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(Below Her Mouth made it’s debut at the 2016 Toronto Film Festival to fairly harsh reviews. However, our Chris Reed gets past the more smutty details of the film––which was shot with an all-female production crew––to find good direction and an intriguing story. The film opens Friday, April 28 on VOD and in select theaters.)

There is no denying that much of the new Canadian film Below Her Mouth qualifies as unmitigated smut. Whether the risqué on-screen sex scenes are performed solo or as a duet, they are graphic. Since the actors in question are attractive, the resultant orgiastic thrashings are far from unpleasant. The question remains: is there more to the story than glossy soft-core porn (or not so soft)? To which I answer a resounding “Yes!” (though it appears that most critics disagree). Still, as a straight male writing a review of a film about lesbian sexual awakening, I am aware that, for better or for worse, my reaction could be influenced by the wall-to-wall titillation on display. Nevertheless, beyond the fornication, there is much to recommend here, including the two lead actresses, both of whom bare far more than their skin.

Model Erika Linder (whose first acting role this is) stars as Dallas, a tough gal who owns her own roofing company. As the movie begins (in medias res), Dallas, clearly bored, humps her way through dispirited lovemaking, managing to bring her girlfriend to orgasm while experiencing virtually nothing, herself. Disgusted with the relationship, she leaves, cruelly, and when next we see her, she and her male colleagues are ogling a pretty, very feminine woman in a BMW below their worksite. The target of their catcalls is Jasmine (Natalie Krill, After the Ball), a local fashion editor about to get married (to a man). That night, the two women cross paths once more, in a bar, and the aggressive Dallas immediately makes her move. Despite Jasmine’s initial resistance, it’s clear she feels something, too. What follows is a series of loud, passionate sex scenes, the opposite of the opener. If you watch at home, I recommend headphones, lest your neighbors mistake your viewing habits. And it is definitely NSFW.

Like the 2013 Cannes Film Festival winner Blue Is the Warmest Color, Below Her Mouth showcases the lives of young women exploring and coming to terms with their sexuality. Both Linder and Krill throw themselves into their roles with gusto, creating a cinematic coupling that is more than merely risqué. Their chemistry is palpable, and we believe in the romance, despite a script (by Stephanie Fabrizi) that is at times a little too minimalist for its own good. There is enough there, however, to drive the story, and director April Mullen (88) reveals a strong visual aesthetic that makes this a lush experience for the eyes, even beyond the gyrating bodies. But the film really belongs to the leads, who own every scene they’re in. Though at times nakedly exploitative, Below Her Mouth is nonetheless a powerful drama about two people falling deeply in love; beautiful erotica doesn’t get much better.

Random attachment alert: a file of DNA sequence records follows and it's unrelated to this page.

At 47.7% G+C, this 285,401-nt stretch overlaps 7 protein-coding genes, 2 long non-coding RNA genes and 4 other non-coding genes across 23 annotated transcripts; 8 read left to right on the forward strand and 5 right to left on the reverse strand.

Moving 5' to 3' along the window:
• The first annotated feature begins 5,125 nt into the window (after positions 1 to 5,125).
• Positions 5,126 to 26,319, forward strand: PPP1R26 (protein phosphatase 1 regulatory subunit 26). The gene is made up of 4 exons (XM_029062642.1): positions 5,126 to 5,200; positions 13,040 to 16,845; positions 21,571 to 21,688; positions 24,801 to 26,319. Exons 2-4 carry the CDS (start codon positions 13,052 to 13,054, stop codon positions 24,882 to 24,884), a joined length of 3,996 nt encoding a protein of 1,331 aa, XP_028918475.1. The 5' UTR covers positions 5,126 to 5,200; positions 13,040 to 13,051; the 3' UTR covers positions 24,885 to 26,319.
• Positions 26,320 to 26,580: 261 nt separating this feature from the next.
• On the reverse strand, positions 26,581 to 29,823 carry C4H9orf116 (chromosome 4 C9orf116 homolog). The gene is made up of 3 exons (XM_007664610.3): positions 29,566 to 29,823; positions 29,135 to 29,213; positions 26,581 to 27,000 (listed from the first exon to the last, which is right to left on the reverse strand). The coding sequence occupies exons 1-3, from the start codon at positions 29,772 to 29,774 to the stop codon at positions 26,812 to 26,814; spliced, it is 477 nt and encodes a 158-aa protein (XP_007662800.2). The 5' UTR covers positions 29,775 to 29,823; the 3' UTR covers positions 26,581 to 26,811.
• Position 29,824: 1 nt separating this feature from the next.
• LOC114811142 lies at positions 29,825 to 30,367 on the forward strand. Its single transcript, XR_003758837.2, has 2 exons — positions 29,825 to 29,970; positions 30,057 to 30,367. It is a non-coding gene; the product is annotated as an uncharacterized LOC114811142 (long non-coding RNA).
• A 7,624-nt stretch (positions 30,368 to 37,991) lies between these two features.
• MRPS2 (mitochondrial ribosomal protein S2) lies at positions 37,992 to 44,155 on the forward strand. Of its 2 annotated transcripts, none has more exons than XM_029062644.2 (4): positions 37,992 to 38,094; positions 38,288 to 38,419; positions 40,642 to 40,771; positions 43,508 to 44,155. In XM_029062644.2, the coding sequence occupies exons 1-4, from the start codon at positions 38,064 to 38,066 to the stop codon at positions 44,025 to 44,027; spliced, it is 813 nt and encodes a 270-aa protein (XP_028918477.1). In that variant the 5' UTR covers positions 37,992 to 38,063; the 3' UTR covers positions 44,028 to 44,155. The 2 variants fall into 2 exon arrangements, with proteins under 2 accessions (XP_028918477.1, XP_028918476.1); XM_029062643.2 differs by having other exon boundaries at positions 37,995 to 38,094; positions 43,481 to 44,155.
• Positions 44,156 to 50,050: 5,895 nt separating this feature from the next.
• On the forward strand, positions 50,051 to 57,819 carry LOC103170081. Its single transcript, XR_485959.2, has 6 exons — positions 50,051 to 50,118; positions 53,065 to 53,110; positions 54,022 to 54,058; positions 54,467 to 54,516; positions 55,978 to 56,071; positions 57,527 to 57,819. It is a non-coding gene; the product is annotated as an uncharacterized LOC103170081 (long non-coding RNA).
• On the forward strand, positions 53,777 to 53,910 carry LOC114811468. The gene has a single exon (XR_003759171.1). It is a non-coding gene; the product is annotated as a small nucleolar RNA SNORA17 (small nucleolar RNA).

– Christopher Llewellyn Reed (@ChrisReedFilm)

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Christopher Llewellyn Reed is a film critic, filmmaker, and educator. A member of both the Online Film Critics Society (OFCS) and the Washington DC Area Film Critics Association (WAFCA) and a Rotten Tomatoes-approved film critic, he is: lead film critic at Hammer to Nail; editor at Film Festival Today; formerly the host of the award-winning Reel Talk with Christopher Llewellyn Reed, from Dragon Digital Media; and the author of Film Editing: Theory and Practice. In addition, he is one of the founders and former cohosts of The Fog of Truth, a podcast devoted to documentary cinema.

  • Robert Ward

    A delightful powerful erotic film well made

    November 8, 2018
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